System administration for junior devs: An introduction

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At my first full-time Web development job, we deployed our code by typing a command into our chat client. Thirty seconds later, the site was updated with our changes. It was great — I could think exclusively about application code, which was everything I should have been thinking about as a self-taught dev working on my first large-scale application.

One day, I asked our infrastructure specialist to explain what happened when someone visited our site. How was it that our code actually ran when someone hit our servers? The next two hours were revelatory, but promptly forgotten. A few years later, staring down a 504 error from something called NGINX, I wished I had taken better notes.

To that end, I am writing up a junior developer’s guide that demystifies what happens when a server — outfitted with a fairly standard NGINX/Unicorn/Rails stack — fields a Web request. It’ll be in four parts:

1. A top-level overview (which follows this introduction); 2. How to set up a server on your local machine (so that you can simulate what happens on a production Web server without paying someone to host it); 3. How NGINX handles incoming Web requests; and 4. What Unicorn does.

### A top-level overview of how some servers handle Web requests

In the words of Sunlight alum [Eric Mill](, a server is just a computer without a monitor (and, who knows, it might even have a monitor!). When this computer’s job is serving a website to Web browsers, it needs to know how to respond to HTTP requests, since that’s how browsers typically communicate. Hence, the first stop for visitors’ Web requests to your server will typically be software designed to accept HTTP requests and pass them off to a program that contains more logic about what to do next. One popular program for this is [NGINX]( NGINX’s most salient feature for this guide is its ability to hand off Web requests to another HTTP server.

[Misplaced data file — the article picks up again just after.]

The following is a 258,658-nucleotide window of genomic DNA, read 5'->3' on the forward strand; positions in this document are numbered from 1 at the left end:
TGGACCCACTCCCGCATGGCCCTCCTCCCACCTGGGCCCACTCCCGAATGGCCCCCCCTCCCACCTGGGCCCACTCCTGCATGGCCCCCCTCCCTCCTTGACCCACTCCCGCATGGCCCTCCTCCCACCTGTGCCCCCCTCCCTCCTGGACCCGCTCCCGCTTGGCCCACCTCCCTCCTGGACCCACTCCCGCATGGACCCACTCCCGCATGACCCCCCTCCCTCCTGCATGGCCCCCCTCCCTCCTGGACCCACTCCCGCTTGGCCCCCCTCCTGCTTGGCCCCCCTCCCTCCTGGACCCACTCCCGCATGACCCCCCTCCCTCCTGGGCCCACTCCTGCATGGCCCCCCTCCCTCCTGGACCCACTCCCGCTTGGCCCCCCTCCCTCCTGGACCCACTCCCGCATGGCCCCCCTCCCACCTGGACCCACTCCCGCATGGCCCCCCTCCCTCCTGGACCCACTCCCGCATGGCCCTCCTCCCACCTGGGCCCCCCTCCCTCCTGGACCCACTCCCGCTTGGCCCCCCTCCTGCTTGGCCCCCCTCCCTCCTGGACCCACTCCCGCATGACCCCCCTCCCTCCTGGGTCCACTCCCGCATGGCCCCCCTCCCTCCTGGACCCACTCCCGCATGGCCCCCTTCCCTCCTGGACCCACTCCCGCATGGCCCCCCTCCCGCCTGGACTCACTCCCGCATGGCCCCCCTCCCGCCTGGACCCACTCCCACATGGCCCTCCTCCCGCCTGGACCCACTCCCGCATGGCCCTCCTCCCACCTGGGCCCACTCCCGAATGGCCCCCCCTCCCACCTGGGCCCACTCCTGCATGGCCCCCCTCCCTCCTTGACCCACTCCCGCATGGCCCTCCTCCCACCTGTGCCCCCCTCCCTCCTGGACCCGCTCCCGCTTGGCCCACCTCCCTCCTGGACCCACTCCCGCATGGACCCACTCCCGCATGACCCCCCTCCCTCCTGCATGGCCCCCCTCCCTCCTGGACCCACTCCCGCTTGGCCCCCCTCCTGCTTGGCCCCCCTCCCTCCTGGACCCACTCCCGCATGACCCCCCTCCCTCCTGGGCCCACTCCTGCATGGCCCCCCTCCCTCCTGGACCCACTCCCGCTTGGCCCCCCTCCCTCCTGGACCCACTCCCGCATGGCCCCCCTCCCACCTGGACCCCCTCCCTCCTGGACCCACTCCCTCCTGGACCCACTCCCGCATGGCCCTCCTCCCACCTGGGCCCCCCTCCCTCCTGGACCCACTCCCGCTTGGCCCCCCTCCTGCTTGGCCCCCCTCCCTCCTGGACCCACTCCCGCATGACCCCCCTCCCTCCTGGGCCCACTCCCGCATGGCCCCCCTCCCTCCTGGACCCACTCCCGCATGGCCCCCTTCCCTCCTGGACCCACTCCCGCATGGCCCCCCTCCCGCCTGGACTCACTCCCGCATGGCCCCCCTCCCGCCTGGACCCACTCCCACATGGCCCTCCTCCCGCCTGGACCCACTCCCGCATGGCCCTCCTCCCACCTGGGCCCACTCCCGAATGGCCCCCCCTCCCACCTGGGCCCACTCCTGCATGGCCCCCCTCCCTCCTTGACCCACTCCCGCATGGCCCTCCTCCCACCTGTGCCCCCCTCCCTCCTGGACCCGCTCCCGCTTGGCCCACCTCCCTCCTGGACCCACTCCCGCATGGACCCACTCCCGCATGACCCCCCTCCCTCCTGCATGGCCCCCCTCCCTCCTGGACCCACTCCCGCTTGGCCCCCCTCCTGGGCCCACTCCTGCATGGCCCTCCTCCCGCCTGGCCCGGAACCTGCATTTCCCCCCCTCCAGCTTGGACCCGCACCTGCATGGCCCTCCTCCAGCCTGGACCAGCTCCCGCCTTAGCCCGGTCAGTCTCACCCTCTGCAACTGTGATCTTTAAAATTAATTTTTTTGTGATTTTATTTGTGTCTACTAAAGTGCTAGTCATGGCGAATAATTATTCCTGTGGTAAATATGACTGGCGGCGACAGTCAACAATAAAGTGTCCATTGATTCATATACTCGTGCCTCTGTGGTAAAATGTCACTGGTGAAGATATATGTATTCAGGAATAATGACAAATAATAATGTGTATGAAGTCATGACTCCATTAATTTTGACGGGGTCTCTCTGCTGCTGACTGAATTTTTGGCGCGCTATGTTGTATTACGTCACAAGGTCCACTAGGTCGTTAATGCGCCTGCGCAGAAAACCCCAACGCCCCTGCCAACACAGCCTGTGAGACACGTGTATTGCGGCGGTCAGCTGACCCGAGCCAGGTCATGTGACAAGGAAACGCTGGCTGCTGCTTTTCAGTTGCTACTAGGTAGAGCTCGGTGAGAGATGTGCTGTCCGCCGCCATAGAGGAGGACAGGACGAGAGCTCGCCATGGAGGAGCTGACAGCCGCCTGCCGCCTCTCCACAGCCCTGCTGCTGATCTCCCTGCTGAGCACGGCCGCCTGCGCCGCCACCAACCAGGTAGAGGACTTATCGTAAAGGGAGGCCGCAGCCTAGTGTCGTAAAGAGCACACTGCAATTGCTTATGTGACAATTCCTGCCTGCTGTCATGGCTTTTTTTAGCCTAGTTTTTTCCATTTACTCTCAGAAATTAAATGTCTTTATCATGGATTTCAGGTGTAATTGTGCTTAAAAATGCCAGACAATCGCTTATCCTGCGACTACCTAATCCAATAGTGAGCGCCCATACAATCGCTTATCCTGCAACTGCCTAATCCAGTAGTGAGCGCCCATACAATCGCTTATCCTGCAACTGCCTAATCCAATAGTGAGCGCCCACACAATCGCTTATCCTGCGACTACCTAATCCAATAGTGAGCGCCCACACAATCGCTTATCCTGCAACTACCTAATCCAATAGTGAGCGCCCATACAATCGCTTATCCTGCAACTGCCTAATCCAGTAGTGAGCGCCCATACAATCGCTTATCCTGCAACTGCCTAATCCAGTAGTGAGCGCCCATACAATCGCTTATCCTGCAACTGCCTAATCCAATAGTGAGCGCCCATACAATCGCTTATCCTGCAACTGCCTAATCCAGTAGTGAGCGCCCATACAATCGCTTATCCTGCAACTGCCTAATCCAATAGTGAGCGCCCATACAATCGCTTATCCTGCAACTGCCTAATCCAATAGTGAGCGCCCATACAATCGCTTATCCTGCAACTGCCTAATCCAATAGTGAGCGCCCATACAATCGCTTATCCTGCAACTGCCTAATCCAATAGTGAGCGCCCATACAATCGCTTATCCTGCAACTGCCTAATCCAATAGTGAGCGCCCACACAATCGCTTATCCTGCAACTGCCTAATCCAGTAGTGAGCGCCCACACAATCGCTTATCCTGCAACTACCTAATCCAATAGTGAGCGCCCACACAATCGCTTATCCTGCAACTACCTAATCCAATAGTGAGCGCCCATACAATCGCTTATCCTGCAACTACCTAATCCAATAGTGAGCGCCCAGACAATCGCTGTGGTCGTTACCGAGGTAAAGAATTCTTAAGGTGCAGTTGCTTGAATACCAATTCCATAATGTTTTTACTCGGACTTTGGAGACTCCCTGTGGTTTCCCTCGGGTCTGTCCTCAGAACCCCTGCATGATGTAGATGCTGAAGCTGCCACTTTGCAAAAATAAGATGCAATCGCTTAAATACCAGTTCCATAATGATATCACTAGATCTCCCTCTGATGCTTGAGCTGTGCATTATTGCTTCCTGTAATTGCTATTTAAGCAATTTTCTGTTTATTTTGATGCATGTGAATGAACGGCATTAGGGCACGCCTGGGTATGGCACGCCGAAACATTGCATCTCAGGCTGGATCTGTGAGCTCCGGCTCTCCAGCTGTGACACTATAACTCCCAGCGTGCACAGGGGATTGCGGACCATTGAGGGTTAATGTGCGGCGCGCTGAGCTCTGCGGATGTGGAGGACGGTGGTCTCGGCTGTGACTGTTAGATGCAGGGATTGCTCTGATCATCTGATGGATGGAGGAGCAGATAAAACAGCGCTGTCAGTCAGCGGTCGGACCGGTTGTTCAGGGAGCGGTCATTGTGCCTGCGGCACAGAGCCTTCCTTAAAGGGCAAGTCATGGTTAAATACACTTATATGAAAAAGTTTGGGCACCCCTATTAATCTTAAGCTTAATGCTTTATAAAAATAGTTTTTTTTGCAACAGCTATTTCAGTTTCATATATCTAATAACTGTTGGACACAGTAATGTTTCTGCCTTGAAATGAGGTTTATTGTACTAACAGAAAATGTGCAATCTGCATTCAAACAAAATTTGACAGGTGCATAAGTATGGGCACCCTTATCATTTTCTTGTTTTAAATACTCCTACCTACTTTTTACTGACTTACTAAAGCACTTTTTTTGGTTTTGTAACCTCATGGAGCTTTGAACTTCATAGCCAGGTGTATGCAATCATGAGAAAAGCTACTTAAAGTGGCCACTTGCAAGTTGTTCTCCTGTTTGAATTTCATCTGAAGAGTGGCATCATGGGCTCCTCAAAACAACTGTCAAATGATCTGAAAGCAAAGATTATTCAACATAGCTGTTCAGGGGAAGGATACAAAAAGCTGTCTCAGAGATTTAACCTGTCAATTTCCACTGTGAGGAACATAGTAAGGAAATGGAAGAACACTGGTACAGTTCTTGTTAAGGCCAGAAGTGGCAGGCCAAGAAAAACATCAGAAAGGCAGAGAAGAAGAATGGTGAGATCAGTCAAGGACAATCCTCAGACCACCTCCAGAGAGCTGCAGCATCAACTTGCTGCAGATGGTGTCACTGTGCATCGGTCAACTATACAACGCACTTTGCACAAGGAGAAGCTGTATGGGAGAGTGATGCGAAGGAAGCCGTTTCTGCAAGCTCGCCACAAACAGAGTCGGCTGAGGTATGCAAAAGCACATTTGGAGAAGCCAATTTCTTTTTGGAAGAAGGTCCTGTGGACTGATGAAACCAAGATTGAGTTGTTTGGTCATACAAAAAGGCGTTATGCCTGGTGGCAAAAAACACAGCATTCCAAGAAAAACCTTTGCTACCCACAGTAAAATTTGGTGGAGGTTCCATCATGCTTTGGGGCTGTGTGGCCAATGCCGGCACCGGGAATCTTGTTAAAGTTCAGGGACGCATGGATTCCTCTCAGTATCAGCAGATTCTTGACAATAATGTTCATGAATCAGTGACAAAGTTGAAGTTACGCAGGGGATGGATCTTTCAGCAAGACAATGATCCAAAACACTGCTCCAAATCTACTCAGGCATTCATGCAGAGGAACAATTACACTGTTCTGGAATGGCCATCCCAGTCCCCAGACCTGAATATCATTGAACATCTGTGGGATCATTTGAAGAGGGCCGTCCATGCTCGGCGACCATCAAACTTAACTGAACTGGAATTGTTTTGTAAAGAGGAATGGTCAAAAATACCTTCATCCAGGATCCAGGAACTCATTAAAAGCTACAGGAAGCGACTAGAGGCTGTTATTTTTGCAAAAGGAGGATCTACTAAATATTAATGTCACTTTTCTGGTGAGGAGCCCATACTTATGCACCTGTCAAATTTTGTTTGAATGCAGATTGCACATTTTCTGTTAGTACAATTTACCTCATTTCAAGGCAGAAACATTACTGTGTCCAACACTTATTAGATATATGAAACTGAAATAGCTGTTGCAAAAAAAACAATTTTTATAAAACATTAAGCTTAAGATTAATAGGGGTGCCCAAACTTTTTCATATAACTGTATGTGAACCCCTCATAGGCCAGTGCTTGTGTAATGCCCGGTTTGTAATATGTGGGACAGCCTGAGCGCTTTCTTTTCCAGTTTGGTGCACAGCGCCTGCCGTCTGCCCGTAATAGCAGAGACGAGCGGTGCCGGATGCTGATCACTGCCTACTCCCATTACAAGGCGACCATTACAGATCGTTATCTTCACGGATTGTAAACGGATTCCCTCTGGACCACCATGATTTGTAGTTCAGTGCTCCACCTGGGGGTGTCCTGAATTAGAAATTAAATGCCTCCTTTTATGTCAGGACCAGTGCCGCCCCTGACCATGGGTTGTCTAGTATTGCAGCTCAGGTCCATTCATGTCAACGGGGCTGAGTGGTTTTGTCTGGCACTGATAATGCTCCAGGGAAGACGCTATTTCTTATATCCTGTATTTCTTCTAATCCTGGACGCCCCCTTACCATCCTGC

If NGINX is configured to do so, it will pass the Web requests to software that manages and queues them. This program acts as the glue between the public-facing Web server and your Web application; a common one is [Unicorn](, which makes fielding multiple, concurrent Web requests go a lot more smoothly. If your company or organization has a `unicorn.rb` file in its Rails app, this file provides settings for this piece of software. While the reason for programs like Unicorn might not be obvious, consider the case in which 20 people visit a particular website simultaneously. If you know that your server can only fulfill (that is, run the code that generates the HTML body of your Web server’s response) eight Web requests at a time, it is very helpful to have a program regulating access to your application code.

Once Unicorn (or a program like it) has a Web request, it intelligently hands that request off to the actual Web application. This is when the code that you write and deploy _actually gets run_.

### 3 truths about Web servers I wish I had understood sooner

In the interest of clarifying the above top-level overview, here are three things about Web development I wish I had understood sooner:

1. Your Web app is a computer program (or a few of them) that relies on other computer programs; 2. Your server is a computer where that computer program runs sometimes; and 3. When someone visits your application’s URL, programs on your server (some of them outside of your Web application) are responsible for making your Web application run in response to that Web request.

The next installment of this “System administration for junior devs” series, in which I write about how to set up a virtual server on your development laptop, is available [here](